February 1st is National Baked Alaska Day. This dazzling dessert is a masterpiece of chemistry: an ice cream cake topped with meringue and baked in the oven until the meringue browns.
Yes, frozen ice cream is baked in an oven!
The concept (and execution) is simple. Ice cream, mounded on a pie plate, is covered on all sides with slices of sponge cake or pound cake, which is then covered with meringue.
The entire dessert is then placed in a 500°F oven just long enough to firm the meringue—three or four minutes.
The meringue (photo #3) is an effective insulator, and in the short cooking time needed to finish the dessert, it prevents the ice cream from melting.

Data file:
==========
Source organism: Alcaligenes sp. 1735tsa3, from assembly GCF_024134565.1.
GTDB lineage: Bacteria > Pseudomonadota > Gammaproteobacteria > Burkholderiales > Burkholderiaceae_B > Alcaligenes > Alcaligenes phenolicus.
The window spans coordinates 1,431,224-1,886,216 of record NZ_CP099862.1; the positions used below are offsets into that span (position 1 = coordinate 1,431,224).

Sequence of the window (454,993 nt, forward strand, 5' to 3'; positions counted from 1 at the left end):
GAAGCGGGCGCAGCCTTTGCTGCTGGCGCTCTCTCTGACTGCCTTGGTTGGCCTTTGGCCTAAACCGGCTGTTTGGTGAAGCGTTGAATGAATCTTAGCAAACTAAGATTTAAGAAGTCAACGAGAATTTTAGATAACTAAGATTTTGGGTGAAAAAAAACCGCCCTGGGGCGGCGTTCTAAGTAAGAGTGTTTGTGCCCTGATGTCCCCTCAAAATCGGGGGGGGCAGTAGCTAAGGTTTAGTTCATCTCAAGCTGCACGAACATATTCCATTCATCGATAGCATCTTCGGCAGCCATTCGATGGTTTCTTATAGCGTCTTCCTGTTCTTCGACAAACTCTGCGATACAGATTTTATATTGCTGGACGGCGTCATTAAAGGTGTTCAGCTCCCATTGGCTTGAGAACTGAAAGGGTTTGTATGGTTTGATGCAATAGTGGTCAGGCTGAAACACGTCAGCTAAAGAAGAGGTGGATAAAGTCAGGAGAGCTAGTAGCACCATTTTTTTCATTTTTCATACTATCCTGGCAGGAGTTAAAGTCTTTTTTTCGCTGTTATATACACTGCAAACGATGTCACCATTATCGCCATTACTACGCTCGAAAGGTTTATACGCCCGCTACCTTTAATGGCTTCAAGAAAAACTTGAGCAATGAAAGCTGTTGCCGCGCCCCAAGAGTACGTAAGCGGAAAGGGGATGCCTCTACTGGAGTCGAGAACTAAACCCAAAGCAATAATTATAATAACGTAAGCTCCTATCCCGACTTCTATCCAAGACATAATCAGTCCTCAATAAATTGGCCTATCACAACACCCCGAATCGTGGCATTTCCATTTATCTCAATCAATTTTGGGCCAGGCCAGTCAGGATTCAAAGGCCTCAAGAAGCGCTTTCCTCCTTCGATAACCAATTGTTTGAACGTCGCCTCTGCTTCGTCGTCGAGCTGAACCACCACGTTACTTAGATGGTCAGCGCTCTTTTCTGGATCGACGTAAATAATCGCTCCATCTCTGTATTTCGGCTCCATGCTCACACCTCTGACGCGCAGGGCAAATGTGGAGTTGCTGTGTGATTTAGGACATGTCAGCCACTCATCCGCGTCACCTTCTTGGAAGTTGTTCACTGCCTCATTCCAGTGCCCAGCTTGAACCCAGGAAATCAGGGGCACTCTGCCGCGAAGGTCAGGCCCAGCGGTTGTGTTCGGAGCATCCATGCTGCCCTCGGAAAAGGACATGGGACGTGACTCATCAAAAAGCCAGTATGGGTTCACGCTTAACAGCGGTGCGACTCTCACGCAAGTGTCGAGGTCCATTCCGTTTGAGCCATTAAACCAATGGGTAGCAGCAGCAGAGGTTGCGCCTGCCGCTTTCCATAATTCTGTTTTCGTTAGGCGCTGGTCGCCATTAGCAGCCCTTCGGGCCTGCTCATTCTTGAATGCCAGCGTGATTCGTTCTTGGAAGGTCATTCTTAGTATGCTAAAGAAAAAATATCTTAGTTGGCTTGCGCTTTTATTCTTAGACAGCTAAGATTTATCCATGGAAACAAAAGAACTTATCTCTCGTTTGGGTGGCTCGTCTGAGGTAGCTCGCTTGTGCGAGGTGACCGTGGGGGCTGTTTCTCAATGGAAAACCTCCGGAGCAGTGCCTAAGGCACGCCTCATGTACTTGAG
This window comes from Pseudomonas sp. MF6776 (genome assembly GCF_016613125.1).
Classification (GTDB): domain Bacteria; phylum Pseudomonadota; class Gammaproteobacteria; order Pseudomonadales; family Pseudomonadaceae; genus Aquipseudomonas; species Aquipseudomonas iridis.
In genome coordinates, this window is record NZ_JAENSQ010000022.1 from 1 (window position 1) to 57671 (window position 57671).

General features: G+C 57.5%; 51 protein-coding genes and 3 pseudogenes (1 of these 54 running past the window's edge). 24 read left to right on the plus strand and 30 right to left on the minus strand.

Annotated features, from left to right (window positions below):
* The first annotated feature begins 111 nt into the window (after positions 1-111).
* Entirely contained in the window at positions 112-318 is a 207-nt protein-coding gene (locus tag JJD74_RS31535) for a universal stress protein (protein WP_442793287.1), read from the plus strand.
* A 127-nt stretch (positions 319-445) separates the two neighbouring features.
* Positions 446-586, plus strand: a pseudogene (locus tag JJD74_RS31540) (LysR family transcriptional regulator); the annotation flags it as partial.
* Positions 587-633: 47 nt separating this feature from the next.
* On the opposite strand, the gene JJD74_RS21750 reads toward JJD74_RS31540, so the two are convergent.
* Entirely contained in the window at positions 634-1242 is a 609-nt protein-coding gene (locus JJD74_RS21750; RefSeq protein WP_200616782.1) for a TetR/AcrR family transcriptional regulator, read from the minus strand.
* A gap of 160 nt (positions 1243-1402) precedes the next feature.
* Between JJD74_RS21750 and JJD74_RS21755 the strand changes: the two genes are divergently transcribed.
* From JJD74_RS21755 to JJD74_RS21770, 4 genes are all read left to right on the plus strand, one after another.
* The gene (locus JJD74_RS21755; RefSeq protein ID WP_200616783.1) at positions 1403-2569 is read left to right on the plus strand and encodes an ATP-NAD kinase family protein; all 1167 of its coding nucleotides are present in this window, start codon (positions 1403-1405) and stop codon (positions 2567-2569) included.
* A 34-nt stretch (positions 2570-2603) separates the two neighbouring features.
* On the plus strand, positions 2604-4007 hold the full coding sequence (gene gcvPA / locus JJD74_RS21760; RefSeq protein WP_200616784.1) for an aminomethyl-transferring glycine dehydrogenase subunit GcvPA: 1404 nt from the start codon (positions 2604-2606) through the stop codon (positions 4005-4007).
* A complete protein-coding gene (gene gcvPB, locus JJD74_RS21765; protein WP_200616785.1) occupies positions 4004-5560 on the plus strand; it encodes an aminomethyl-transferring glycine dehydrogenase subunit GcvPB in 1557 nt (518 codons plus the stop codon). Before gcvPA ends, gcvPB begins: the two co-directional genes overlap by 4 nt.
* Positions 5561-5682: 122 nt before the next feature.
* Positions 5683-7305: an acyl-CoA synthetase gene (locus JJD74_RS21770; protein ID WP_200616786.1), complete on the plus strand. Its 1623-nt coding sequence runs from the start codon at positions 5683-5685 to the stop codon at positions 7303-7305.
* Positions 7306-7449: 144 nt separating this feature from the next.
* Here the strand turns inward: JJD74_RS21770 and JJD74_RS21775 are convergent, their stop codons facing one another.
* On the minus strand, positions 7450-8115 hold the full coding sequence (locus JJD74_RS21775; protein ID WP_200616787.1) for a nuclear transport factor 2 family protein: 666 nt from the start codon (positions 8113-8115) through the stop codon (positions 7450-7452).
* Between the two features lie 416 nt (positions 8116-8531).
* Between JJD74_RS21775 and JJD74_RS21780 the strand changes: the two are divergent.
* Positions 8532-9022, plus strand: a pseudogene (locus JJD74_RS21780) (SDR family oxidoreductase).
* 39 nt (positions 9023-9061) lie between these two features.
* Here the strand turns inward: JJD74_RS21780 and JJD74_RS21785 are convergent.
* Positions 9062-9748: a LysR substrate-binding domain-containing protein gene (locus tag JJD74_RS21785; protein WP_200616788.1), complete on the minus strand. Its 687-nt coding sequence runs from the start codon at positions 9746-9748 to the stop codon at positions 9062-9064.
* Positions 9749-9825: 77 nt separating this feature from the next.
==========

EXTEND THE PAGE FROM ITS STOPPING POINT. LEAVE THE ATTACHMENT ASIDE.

The concept of baked ice cream was developed by the Chinese, who used pastry as the insulator. A Chinese delegation introduced it to Paris in the 19th century.
In 1804, the British physicist Sir Benjamin Thompson (Count Rumford) then investigated the heat resistance of beaten egg whites and demonstrated that beaten egg whites were a better insulator.
His dish was named Omelette Surprise or Omelette à la Norvégienne, the Norwegian attribution owing to the “arctic” appearance and cold center.
The recipe crossed the pond to Delmonico’s Restaurant in New York City, which renamed the dessert Baked Alaska in honor of the newly acquired Alaska territory (in 1867).
The name stuck.
It’s easy when you use store-bought ice cream and pound cake instead of making/baking your own from scratch.
> The history of Baked Alaska.
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